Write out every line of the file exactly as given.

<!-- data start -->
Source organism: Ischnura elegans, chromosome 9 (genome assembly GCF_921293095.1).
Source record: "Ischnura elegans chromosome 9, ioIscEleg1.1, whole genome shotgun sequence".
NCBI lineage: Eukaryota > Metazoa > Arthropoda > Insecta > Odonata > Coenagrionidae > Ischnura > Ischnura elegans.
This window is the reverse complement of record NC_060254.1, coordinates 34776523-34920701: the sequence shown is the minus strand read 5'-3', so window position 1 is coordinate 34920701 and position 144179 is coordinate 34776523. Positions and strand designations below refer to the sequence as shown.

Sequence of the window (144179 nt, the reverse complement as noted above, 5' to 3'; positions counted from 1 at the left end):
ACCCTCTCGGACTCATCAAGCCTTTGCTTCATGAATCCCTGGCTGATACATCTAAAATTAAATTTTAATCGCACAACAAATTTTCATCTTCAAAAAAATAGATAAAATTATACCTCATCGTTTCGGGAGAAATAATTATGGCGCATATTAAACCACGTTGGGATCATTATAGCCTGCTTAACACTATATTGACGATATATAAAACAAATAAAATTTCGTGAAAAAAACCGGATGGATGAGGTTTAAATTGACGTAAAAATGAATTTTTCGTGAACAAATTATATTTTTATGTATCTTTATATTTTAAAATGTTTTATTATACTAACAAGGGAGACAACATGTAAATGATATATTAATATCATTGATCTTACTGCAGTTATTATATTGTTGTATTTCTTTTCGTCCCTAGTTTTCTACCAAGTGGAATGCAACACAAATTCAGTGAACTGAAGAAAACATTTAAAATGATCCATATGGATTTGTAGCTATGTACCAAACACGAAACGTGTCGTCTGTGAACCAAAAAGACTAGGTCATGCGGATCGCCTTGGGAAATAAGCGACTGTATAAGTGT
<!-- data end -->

Source organism: Ischnura elegans, chromosome 9 (genome assembly GCF_921293095.1).
Source record: "Ischnura elegans chromosome 9, ioIscEleg1.1, whole genome shotgun sequence".
NCBI lineage: Eukaryota > Metazoa > Arthropoda > Insecta > Odonata > Coenagrionidae > Ischnura > Ischnura elegans.
This window is the reverse complement of record NC_060254.1, coordinates 34776523-34920701: the sequence shown is the minus strand read 5'-3', so window position 1 is coordinate 34920701 and position 144179 is coordinate 34776523. Positions and strand designations below refer to the sequence as shown.

Sequence of the window (144179 nt, the reverse complement as noted above, 5' to 3'; positions counted from 1 at the left end):
ACCCTCTCGGACTCATCAAGCCTTTGCTTCATGAATCCCTGGCTGATACATCTAAAATTAAATTTTAATCGCACAACAAATTTTCATCTTCAAAAAAATAGATAAAATTATACCTCATCGTTTCGGGAGAAATAATTATGGCGCATATTAAACCACGTTGGGATCATTATAGCCTGCTTAACACTATATTGACGATATATAAAACAAATAAAATTTCGTGAAAAAAACCGGATGGATGAGGTTTAAATTGACGTAAAAATGAATTTTTCGTGAACAAATTATATTTTTATGTATCTTTATATTTTAAAATGTTTTATTATACTAACAAGGGAGACAACATGTAAATGATATATTAATATCATTGATCTTACTGCAGTTATTATATTGTTGTATTTCTTTTCGTCCCTAGTTTTCTACCAAGTGGAATGCAACACAAATTCAGTGAACTGAAGAAAACATTTAAAATGATCCATATGGATTTGTAGCTATGTACCAAACACGAAACGTGTCGTCTGTGAACCAAAAAGACTAGGTCATGCGGATCGCCTTGGGAAATAAGCGACTGTATAAGTGT